Is Ebola’s Cure In Survivor’s Blood?
For current drug development, researchers are targeting one molecule or a very small number to develop a drug or vaccine.
Nobel laureates and molecular biology experts David Baltimore and James Watson, along with hedge-fund owner Jim Simons, have proposed using surviving patient's blood to detect hundreds or thousands of antibodies and combine them into a single treatment for Ebola, reports News Daily.
They have sent the proposal to officials at the Department of Health and Human Services, the Food and Drug Administration, lawmakers and biotech companies and are waiting for a response.
For the treatment of HIV-AIDS, scientists developed multi-drug cocktails that could be grown in commercial quantities which have led to some success.
"It would cost less than $1 million to get the genetic sequences of the antibodies from people who have recovered, and then we would have hundreds or even thousands of antibodies," said geneticist Michael Wigler of Cold Spring Harbor Lab who gathered signatures for the proposal.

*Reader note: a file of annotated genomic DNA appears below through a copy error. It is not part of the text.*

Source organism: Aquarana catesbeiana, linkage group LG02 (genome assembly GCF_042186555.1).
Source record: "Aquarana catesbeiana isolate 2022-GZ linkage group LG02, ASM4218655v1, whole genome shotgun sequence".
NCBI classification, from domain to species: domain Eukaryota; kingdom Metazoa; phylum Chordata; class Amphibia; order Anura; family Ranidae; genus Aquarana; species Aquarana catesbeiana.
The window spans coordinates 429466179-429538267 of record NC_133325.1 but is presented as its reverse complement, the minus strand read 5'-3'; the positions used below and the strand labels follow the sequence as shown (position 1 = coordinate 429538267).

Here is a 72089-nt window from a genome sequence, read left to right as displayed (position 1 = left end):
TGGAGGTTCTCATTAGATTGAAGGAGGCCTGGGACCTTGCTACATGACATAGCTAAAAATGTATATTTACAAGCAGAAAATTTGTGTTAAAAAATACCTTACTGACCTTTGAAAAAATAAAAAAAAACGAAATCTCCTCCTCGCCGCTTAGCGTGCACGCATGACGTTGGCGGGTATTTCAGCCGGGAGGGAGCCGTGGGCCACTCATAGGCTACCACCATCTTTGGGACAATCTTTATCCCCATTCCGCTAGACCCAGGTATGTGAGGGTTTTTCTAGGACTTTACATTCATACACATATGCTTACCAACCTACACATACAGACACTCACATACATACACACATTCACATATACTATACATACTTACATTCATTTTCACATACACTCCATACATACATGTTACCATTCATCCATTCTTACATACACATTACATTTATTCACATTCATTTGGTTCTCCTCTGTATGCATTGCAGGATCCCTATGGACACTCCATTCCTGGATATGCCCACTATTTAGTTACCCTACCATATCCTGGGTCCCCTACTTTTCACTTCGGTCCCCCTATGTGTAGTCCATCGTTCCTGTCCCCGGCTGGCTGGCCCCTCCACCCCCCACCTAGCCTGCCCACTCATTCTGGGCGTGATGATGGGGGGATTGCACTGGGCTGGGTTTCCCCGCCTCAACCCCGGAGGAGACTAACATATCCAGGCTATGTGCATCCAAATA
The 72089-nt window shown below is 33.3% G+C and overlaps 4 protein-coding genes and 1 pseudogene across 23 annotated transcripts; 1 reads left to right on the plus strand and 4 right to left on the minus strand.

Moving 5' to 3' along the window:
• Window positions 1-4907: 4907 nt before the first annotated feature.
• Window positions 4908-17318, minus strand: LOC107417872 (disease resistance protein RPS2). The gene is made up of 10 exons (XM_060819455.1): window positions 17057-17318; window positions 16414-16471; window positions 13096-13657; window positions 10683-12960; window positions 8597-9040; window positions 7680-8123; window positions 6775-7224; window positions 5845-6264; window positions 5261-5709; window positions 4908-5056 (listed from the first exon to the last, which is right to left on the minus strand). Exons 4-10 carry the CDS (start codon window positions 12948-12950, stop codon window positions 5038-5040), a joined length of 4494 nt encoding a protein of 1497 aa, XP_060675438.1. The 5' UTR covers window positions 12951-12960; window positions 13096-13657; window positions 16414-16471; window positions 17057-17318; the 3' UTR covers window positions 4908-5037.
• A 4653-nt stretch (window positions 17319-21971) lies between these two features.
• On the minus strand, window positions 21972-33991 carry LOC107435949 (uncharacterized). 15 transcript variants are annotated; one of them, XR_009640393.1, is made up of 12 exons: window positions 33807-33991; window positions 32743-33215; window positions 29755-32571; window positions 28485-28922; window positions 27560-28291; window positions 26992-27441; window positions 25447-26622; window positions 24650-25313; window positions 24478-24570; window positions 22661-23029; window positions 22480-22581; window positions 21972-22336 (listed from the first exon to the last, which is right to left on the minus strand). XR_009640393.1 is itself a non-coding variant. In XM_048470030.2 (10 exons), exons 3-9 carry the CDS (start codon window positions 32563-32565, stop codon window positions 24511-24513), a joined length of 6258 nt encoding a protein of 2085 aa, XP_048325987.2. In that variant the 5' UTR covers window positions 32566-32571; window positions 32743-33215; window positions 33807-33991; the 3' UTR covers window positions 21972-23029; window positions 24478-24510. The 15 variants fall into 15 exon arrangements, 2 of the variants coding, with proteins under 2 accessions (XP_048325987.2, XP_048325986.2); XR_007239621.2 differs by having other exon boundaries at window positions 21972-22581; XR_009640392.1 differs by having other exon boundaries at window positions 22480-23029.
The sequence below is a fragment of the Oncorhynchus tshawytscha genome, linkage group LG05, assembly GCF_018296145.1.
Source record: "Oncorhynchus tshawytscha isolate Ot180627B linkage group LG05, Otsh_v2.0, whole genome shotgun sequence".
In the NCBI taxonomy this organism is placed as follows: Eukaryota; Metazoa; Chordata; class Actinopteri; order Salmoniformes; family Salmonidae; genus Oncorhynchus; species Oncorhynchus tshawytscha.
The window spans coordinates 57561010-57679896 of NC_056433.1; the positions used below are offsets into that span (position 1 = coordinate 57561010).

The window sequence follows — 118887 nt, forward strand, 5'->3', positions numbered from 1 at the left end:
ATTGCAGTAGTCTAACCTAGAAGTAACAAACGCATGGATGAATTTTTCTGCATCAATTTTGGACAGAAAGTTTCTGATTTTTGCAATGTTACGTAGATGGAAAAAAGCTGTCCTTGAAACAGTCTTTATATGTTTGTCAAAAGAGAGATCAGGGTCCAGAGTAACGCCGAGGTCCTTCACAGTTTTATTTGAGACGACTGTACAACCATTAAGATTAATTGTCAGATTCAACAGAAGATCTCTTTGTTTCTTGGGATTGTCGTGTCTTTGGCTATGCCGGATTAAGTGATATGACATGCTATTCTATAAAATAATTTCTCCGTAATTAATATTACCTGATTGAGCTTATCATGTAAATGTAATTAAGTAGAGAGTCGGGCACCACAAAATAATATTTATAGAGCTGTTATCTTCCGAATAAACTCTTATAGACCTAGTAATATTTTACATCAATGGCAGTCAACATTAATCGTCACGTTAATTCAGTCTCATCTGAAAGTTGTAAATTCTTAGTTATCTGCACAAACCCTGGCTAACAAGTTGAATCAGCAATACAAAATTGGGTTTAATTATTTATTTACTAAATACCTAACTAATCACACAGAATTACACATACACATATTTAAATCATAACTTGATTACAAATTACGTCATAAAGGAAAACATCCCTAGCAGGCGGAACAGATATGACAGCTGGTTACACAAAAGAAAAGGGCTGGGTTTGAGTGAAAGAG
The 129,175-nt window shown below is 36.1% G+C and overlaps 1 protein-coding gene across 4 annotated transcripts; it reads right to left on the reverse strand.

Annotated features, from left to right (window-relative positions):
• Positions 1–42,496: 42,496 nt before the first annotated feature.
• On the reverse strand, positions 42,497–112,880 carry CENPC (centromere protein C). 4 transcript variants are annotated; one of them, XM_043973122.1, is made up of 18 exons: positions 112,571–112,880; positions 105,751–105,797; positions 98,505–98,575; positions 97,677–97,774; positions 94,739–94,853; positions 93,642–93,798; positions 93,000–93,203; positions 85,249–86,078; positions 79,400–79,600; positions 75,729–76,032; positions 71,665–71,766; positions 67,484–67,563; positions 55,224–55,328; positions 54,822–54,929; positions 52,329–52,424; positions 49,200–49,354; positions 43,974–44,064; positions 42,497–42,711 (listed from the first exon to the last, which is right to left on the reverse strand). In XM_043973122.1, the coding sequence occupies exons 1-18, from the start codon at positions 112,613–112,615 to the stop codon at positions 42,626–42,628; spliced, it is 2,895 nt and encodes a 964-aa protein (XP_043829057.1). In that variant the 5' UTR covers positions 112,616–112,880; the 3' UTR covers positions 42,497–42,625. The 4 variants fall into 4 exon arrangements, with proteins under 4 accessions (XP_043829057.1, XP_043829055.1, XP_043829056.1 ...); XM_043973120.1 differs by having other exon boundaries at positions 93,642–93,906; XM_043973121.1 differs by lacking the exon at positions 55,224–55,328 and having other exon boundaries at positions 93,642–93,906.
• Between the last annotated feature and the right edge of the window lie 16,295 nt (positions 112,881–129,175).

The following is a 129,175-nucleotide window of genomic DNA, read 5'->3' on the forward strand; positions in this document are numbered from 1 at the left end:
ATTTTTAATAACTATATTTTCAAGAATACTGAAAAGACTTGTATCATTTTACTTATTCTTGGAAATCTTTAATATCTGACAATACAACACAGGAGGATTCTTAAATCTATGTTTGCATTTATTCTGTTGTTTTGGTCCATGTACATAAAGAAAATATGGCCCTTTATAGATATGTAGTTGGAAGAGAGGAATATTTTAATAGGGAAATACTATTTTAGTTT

Those who have signed on to the new proposal are not Ebola experts. There is also no guarantee that plan will work or how long it would take for research and regulatory approval.
"Studies have shown that some antibodies that neutralize the Ebola virus in test tubes don't protect infected lab animals," said Thomas Geisbert at the University of Texas Medical School.
European researchers are planning on testing the serum from Ebola survivors directly. However, obtaining the serum for transfusions from West Africa is a difficult task and has the potential to expose health workers during the collection and transfusion processes.
By contrast "it takes a very short time to produce countless copies of antibody genes," said Michel Nussenzweig, a molecular biologist and immune system expert at Rockefeller University.
ZMapp, which consists of three different antibodies produced by mice infected with Ebola, is one of the most promising experimental treatments. However, it took over a decade to develop.
One advantage the proposed plan has over ZMapp is that since the "Ebola virus is mutating, a three-antibody cocktail like ZMapp may stop working," Wigler said. However, he added, "It is highly unlikely that the targets of hundreds of antibodies would all mutate. A diversity of antibodies mimics the body's own defenses and could overcome mutations in the virus that may develop."